Suspects often left the interrogation cells legless with fear after an all-night grilling. An inspired amateur psychologist, Stephens used every trick, lie and bullying tactic to get what he needed; he deployed threats, drugs, drink and deceit. But he never once resorted to violence. “Figuratively,” he said, “a spy in war should be at the point of a bayonet.” But only ever figuratively. As one colleague wrote: “The Commandant obtained results without recourse to assault and battery. It was the very basis of Camp 020 procedure that nobody raised a hand against a prisoner.”

Stephens did not eschew torture out of mercy. This was no squishy liberal: the eye was made of tin, and the rest of him out of tungsten. (Indeed, he was disappointed that only 16 spies were executed during the war.) His motives were strictly practical. “Never strike a man. It is unintelligent, for the spy will give an answer to please, an answer to escape punishment. And having given a false answer, all else depends upon the false premise.”...
Torture is the weapon of cowards and bullies and monsters. Cheney is all three. Prosecute him.




and on another note, i do think there might be an element of political calculation by the shrewder-and-more-ruthless-than-he-looks Obama.

he's called Cheney -- the most unpopular member of the Bush administraiton -- back out of his hole, forced him to defend the undefendable, and forced the GOP to have to fall into ranks behind him.

ruthless.
__________________
Irvine511 is offline   Reply With Quote
Old 04-23-2009, 05:22 PM   #85
Refugee
 
Bluer White's Avatar
 
Join Date: Jul 2005
Location: Maine
Posts: 1,882
Local Time: 02:41 PM
Quote:
Originally Posted by MrsSpringsteen View Post
The Associated Press reports that the highest Bush administration officials signed off on waterboarding:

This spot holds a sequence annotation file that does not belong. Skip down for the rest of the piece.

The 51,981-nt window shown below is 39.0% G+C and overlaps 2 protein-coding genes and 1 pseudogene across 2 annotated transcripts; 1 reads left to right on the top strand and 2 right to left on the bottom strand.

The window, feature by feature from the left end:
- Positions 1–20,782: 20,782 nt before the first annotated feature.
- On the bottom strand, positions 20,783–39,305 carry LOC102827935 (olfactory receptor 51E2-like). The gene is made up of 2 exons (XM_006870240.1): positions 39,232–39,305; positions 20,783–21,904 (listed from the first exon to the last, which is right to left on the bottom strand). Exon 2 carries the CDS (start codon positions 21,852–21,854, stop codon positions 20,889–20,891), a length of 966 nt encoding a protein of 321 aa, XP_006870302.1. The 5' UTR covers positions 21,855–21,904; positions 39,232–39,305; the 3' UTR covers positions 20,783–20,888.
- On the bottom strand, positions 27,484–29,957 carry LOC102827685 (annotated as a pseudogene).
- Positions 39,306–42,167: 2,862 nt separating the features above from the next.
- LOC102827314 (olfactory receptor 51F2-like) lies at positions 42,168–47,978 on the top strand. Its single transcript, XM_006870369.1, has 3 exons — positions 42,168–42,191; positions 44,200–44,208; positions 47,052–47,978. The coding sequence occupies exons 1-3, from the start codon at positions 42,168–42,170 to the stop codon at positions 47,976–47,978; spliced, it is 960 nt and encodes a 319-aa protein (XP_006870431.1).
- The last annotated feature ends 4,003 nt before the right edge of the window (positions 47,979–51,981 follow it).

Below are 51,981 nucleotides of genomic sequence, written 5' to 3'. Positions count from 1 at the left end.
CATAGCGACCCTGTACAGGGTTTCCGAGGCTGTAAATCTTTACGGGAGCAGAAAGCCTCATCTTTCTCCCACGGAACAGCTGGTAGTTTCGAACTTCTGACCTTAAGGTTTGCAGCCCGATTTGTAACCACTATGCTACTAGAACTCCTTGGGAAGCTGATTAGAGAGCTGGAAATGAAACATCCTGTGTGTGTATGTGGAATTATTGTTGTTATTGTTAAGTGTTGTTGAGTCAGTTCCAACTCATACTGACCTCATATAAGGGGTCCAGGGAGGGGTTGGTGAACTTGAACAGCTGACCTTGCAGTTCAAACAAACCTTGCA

WASHINGTON (AP) - Then-national security adviser Condoleezza Rice verbally OK'd the CIA's request to subject alleged al-Qaida terrorist Abu Zubaydah to waterboarding in July 2002, a decision memorialized a few days later in a secret memo that the Obama administration declassified last week.
Do you support prosecuting Rice? Tenet?


These people?

Quote:
FOX News has learned there were more than 30 meetings and briefings with members of Congress on the subject since 2002.

The first such briefing dealt with the interrogation of Abu Zubaydah, the Al Qaeda operations chief who ran the training camps in Afghanistan where the Sept. 11 hijackers were trained. Sources said California Rep. Nancy Pelosi, now the speaker of the House, attended the meeting with then-Rep. Porter Goss, R-Fla. (who later became CIA director), and she did not raise any objections.

The briefings were given to the chairmen and ranking members of the intelligence committees in the House and Senate until 2006. That could cover Sen. John Rockefeller, W.Va., and Rep. Jane Harman, Calif., both Democrats, as well as Sen. Pat Roberts, Kan., Sen. Lindsey Graham, S.C., Sen. Richard Shelby, Ala., and Rep. Pete Hoekstra, Mich., all Republicans.

Defenders of the interrogation program note that if Congress had wanted to kill the program, all it had to do was withhold funding, which didn't happen.

Hoekstra, the ranking Republican on the House Intelligence Committee, has personally requested from Director of National Intelligence Dennis Blair an unclassified list of names of all members of Congress who attended those briefings, complete with dates and locations.
Republicans Claim Top Lawmakers Were in the Loop on Interrogations - First 100 Days of Presidency - Politics FOXNews.com
__________________
Bluer White is offline   Reply With Quote
Old 04-23-2009, 05:28 PM   #86
Blue Crack Supplier
 
Irvine511's Avatar
 
Join Date: Dec 2003
Location: Washington, DC
Posts: 30,471
Local Time: 02:41 PM
Quote:
Originally Posted by Bluer White View Post
Do you support prosecuting Rice? Tenet?


we'll see as roles become clearer.

i absolutely support the prosecution of Cheney and at the very least the removal of Bybee from the 9th Circuit.
__________________
Irvine511 is offline   Reply With Quote
Old 04-23-2009, 05:34 PM   #87
Rock n' Roll Doggie
Band-aid
 
Join Date: Jun 2005
Location: The American Resistance
Posts: 4,754
Local Time: 01:41 PM
Quote:
pressure is attained by personality, tone, and rapidity of questions, a driving attack in the nature of a blast which will scare a man out of his wits.